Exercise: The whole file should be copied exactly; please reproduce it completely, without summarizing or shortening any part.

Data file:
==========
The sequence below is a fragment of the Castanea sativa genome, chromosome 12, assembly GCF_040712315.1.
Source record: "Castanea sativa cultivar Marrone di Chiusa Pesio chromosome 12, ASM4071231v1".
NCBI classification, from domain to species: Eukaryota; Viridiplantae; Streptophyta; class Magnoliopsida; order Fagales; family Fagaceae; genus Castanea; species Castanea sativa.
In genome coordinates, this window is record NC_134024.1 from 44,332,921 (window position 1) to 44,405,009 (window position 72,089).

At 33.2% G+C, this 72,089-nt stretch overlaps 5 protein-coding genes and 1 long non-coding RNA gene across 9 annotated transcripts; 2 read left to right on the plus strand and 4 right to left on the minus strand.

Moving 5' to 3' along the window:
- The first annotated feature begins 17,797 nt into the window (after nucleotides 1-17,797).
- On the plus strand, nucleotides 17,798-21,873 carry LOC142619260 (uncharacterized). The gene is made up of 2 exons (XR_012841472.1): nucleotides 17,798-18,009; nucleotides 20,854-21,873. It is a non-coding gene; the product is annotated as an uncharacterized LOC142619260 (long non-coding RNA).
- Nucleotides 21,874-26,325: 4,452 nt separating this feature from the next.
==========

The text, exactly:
The sequence below is a fragment of the Castanea sativa genome, chromosome 12, assembly GCF_040712315.1.
Source record: "Castanea sativa cultivar Marrone di Chiusa Pesio chromosome 12, ASM4071231v1".
NCBI classification, from domain to species: Eukaryota; Viridiplantae; Streptophyta; class Magnoliopsida; order Fagales; family Fagaceae; genus Castanea; species Castanea sativa.
In genome coordinates, this window is record NC_134024.1 from 44,332,921 (window position 1) to 44,405,009 (window position 72,089).

At 33.2% G+C, this 72,089-nt stretch overlaps 5 protein-coding genes and 1 long non-coding RNA gene across 9 annotated transcripts; 2 read left to right on the plus strand and 4 right to left on the minus strand.

Moving 5' to 3' along the window:
- The first annotated feature begins 17,797 nt into the window (after nucleotides 1-17,797).
- On the plus strand, nucleotides 17,798-21,873 carry LOC142619260 (uncharacterized). The gene is made up of 2 exons (XR_012841472.1): nucleotides 17,798-18,009; nucleotides 20,854-21,873. It is a non-coding gene; the product is annotated as an uncharacterized LOC142619260 (long non-coding RNA).
- Nucleotides 21,874-26,325: 4,452 nt separating this feature from the next.